Department store chain Target Corp. (NYSE: TGT), which has been thriving on the pandemic-driven shopping boom since early last year, maintained its strong performance during the holiday season and entered 2021 on an upbeat note. Classified as essential retailer, the company kept most of its stores open during the crisis period, thereby gaining an edge over rivals.
The rebound of comparable sales eased concerns that the ongoing sales boom could be short-lived. Interestingly, comparable sales in the digital channels more than doubled year-over-year in all the four quarters of 2020 and earnings topped expectations by wide margins. For the company, aggressive investments in e-commerce capabilities and services like curbside pickup and fulfillment centers came in handy when customers avoided visiting physical stores due to safety concerns.
Massive Digital Push
Shares of the retailer suffered one of the biggest intra-day losses this week, after making modest gains soon after the earnings report, as the market responded negatively to the management’s decision to make heavy investments in technology. A month earlier, they had moved up to a record high and hovered near the $200-mark. Analysts’ average target price indicates the current downturn is short-lived and the stock would bounce back in the remainder of the year, gaining as much as 25%. The consensus rating is strong buy.
Comparable store sales surged 21% in the final three months of fiscal 2020, after slowing down in the previous quarter. As a result, revenues moved up 21% annually to about $28 billion, driving up adjusted earnings to $2.67 per share. The top-line benefited from new store additions, despite the unfavorable market conditions, while margins were impacted by a double-digit increase in expenses.
American retailers witnessed a spike in sales after people stocked up on essential items as they started cooking at home, rather than spending on dining-out and travel. The persistence of the trend even after the vaccine rollout has added to the optimism that the new retail culture is going to stay here, though a part of that can be linked to the resurgence of COVID infections in key markets.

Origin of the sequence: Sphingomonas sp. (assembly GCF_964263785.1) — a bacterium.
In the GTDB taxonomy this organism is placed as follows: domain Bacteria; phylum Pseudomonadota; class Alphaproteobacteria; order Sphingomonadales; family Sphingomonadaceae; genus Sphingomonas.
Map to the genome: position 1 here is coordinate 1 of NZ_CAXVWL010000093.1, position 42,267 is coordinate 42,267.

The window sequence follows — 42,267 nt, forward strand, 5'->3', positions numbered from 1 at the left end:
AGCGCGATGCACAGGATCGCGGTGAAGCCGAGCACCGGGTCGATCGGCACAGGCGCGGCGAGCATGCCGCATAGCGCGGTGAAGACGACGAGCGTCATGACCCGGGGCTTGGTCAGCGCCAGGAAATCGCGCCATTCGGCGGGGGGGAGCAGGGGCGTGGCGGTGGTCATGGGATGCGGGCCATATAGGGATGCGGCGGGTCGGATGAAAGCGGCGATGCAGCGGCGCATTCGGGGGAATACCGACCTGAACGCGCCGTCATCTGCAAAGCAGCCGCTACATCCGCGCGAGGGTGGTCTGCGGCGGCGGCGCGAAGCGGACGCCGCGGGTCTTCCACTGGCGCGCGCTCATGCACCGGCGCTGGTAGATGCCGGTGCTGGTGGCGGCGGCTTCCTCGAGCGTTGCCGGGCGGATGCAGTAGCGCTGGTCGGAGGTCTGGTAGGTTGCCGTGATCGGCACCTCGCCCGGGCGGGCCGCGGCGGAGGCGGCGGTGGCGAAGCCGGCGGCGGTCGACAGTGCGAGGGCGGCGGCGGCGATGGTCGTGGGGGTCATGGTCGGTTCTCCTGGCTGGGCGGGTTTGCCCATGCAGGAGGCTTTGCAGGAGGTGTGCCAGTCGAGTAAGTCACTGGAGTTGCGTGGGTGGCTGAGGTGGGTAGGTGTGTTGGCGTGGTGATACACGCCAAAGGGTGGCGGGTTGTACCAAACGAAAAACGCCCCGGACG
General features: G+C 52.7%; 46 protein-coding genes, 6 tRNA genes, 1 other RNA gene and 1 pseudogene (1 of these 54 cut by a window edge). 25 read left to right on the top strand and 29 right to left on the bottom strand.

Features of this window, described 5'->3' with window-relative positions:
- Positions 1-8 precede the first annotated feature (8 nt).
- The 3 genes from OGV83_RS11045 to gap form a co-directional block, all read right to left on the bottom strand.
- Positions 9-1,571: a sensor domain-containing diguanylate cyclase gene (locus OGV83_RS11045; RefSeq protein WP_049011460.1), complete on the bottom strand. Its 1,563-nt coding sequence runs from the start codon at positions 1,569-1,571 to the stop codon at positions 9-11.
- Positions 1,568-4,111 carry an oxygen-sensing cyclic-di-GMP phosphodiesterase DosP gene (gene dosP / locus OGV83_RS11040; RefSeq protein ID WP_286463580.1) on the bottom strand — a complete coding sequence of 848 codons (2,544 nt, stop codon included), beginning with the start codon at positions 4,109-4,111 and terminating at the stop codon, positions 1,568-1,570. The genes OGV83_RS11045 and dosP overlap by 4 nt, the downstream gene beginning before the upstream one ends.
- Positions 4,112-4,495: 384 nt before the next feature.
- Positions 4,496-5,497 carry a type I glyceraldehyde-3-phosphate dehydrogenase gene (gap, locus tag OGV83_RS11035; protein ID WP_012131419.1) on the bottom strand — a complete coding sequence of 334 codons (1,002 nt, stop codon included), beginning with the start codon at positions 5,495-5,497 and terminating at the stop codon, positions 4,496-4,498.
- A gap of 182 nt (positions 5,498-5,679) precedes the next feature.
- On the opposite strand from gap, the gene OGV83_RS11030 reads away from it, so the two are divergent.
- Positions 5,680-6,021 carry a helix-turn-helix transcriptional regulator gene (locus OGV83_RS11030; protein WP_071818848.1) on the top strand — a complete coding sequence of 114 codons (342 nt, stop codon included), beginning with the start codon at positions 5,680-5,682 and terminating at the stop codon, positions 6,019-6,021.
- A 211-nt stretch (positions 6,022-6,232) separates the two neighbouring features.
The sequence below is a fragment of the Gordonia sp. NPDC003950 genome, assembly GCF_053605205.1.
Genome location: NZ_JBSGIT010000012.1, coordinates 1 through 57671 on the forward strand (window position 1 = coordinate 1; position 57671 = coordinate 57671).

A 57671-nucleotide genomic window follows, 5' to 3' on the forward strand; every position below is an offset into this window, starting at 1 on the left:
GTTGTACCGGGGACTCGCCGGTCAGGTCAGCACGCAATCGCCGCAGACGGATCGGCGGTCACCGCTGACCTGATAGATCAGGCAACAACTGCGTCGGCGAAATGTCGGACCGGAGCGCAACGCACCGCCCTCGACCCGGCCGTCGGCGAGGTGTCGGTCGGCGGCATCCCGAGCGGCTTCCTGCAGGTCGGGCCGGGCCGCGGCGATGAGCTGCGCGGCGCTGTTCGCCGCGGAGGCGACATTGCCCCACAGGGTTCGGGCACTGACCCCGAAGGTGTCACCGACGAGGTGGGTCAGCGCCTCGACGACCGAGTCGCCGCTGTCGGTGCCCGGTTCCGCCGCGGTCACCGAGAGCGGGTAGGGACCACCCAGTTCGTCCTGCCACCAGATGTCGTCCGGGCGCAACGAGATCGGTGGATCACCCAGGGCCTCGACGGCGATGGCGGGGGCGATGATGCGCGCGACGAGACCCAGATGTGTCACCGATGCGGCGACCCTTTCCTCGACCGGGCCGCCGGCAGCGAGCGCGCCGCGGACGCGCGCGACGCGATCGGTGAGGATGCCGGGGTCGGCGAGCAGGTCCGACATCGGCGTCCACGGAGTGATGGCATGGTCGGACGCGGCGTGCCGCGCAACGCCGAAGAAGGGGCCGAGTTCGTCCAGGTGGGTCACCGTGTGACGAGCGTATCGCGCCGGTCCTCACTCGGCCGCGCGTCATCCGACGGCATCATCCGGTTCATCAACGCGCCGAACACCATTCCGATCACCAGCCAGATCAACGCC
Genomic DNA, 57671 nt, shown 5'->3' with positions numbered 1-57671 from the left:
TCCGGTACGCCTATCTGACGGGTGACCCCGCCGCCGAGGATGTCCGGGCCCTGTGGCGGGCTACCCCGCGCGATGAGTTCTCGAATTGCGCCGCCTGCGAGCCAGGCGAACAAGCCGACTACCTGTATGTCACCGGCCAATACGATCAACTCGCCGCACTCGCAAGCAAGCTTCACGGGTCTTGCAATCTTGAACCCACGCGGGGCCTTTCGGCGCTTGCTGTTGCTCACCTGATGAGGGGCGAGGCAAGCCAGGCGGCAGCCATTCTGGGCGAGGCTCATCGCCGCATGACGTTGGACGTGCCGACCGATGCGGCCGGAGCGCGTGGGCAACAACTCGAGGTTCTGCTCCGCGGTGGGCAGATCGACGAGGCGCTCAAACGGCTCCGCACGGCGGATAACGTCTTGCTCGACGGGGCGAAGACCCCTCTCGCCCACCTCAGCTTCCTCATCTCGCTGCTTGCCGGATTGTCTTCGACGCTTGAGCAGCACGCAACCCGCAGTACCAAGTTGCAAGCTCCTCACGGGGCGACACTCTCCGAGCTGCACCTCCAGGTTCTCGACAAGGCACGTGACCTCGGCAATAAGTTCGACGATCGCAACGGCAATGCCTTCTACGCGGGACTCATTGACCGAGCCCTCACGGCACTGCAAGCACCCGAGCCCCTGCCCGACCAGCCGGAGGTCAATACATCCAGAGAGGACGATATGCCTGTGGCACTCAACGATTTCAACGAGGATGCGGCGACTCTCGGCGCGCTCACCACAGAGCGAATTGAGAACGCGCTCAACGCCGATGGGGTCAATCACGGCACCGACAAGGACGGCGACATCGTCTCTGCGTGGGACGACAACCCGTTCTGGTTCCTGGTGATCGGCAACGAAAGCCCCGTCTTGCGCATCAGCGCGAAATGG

From Target’s Q4 2020 earnings conference call:
“We have consistently invested in our merchandising strength, like our differentiated own brand portfolio, our curated national brands, inspired limited-time offering, and strategic relationships that run the gamut from web-only start-ups looking for omnichannel scale to premier partners like Disney, Apple, Levi’s and Ulta Beauty. We’re continuously improving our physical and digital shopping experience, investing billions in store remodels, specialized store rolls, and service training for our teams while continuing to open up new small formats in urban centers, major college campuses, and iconic tourist destinations.”
Target’s stock closed the last trading session at $173.49, down 6.7%, which is the lowest price so far this year. In the past twelve months, it gained about 64% and outperformed the market.
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